This is why the big clubs can mitigate accidents and dangerous behavior. They have a high collective experience level and people are constantly critiquing and talking about climbing systems, techniques, and safety.

 

I'm instructing for one of those major local clubs right now, and to tell you the truth, it was a wonderful way to learn what I wanted to get out of the mountains. If you are a newbie, I strongly suggest taking this approach if you have the humility and foresight to realize these are the only current formal training options on the subject.

 

Surprisingly, after only a small bit of instruction from a local club (or just reading FoTH), you can get the skills used to turn an otherwise life-threatening situation into a controllable one.

 

Just because some guy boulders V7 at the gym doesn't mean he can tie a load release hitch. I -totally- agree with you guys.

 

How are n00bs supposed to know it's probably a bad idea to climb with someone that can't escape a belay? That's the question right there.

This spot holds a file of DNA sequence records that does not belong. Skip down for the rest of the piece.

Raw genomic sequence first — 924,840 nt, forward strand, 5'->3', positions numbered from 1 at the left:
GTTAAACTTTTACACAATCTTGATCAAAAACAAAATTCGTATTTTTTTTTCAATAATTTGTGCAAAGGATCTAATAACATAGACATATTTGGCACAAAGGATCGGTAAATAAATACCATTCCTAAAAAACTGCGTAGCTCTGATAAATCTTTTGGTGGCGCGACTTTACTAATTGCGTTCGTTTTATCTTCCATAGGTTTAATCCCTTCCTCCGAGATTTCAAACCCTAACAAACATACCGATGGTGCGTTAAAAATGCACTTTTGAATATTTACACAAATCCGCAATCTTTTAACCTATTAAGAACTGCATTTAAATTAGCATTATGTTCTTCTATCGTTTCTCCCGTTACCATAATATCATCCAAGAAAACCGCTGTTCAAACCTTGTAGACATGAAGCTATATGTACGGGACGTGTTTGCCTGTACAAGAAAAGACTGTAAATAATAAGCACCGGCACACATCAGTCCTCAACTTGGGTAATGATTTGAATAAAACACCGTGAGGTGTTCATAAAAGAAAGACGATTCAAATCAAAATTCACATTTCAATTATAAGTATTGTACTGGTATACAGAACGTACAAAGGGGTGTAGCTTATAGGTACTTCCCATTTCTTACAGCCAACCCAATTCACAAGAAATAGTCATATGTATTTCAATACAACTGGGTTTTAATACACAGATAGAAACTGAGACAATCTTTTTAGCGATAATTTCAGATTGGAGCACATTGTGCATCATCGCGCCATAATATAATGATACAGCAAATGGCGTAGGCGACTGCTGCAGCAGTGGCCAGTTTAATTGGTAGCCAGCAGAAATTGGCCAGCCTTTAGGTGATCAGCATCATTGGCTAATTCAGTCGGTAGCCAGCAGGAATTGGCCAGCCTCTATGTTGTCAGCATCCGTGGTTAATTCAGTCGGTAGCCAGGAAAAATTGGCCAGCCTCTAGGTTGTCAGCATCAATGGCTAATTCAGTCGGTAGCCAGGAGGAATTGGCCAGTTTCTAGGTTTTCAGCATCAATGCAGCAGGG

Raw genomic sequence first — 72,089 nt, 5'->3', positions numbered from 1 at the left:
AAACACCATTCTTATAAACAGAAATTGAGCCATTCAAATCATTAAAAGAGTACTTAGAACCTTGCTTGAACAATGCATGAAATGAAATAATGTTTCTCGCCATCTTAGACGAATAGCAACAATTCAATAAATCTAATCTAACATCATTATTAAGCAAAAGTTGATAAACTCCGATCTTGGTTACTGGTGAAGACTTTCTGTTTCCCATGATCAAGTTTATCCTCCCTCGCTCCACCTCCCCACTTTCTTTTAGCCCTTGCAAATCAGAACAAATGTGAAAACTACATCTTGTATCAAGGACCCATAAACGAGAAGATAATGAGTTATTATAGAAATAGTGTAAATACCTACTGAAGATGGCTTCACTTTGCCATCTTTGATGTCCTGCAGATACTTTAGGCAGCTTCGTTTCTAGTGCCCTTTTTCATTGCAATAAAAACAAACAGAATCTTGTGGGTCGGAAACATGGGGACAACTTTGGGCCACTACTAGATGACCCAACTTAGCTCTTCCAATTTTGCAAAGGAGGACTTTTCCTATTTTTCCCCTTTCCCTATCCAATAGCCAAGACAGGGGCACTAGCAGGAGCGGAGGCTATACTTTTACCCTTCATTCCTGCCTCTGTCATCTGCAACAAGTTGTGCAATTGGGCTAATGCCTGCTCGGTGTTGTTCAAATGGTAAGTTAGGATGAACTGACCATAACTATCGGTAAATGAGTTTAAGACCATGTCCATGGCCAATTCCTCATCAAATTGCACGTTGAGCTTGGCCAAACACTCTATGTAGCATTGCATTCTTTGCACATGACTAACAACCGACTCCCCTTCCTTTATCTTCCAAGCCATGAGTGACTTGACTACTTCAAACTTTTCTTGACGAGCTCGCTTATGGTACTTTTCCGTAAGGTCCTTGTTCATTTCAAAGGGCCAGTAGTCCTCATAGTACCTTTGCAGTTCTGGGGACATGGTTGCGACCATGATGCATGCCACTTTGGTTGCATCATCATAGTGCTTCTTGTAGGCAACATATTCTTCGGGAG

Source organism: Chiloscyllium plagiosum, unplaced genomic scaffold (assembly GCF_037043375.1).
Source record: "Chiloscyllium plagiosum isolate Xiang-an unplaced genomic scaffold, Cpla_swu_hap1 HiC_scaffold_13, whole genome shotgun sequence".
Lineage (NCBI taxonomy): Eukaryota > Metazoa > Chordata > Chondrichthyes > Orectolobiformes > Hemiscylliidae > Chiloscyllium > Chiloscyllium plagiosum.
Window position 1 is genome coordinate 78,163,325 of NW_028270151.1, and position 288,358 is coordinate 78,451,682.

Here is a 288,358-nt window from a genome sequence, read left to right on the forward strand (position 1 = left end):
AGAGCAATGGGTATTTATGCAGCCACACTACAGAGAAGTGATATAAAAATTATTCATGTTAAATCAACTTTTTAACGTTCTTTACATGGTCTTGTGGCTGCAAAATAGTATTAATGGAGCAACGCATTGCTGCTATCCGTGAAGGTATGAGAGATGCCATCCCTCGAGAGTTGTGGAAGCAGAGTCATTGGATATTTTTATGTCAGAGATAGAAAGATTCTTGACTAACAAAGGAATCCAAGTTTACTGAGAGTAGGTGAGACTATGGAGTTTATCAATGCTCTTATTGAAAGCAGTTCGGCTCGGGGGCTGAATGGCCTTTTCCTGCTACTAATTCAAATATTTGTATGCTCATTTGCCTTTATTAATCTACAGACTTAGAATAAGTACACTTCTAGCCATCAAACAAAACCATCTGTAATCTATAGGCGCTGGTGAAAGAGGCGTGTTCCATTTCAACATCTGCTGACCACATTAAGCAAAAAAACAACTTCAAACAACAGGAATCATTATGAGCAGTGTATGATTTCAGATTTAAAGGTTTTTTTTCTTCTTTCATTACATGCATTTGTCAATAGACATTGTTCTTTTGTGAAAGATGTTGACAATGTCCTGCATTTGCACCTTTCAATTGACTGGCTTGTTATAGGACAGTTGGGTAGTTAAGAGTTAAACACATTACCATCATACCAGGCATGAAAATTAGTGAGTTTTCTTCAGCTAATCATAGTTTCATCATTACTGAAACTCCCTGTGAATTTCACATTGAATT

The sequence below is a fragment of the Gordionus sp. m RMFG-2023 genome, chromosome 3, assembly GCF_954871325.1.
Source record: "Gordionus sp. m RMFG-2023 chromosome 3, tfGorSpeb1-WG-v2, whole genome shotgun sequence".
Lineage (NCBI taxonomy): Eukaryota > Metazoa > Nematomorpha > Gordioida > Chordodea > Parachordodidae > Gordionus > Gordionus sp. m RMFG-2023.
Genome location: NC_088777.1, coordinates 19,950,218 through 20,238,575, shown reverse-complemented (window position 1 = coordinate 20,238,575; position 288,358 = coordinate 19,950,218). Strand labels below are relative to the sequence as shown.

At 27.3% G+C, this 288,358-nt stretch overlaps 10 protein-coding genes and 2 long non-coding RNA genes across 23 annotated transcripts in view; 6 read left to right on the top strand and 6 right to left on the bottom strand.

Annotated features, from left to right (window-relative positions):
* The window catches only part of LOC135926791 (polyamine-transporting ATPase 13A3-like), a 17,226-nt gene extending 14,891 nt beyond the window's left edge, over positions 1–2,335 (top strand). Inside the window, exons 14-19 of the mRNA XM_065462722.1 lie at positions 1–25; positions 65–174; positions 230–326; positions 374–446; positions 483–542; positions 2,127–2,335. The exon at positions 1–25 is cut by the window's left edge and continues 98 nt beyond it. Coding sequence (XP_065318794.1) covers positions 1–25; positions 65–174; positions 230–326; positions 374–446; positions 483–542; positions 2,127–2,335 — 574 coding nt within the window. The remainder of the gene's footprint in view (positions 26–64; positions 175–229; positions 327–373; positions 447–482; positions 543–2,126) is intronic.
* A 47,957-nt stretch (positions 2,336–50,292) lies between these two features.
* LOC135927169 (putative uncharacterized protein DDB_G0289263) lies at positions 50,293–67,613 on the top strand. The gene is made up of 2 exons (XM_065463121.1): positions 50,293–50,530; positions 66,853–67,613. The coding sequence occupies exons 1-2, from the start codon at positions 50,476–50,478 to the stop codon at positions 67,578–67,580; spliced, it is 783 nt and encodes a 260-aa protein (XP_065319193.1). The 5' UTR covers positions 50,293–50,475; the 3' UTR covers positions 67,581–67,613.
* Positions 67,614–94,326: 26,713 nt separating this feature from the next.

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I'm sorry to be contrarian, but I have been repeatedly amazed to hear all this talk about SRENE anchors and "escaping the belay" over the last few years. Back in the old days when we were real men nobody ever heard of such things and it seems to me that a lot of climbers made it up and down big scary hard routes without anywhere near this degree of specific training and that, if anything, climbers used to be BETTER at self rescue when the sh#t hit the proverbial fan.

 

Learning to "escape the belay" is a good idea, but it is not the litmus test for a safe climber, in my opinion. Being strong and learning to climb in a variety of settings and styles will take you a lot further than a weekend workshop.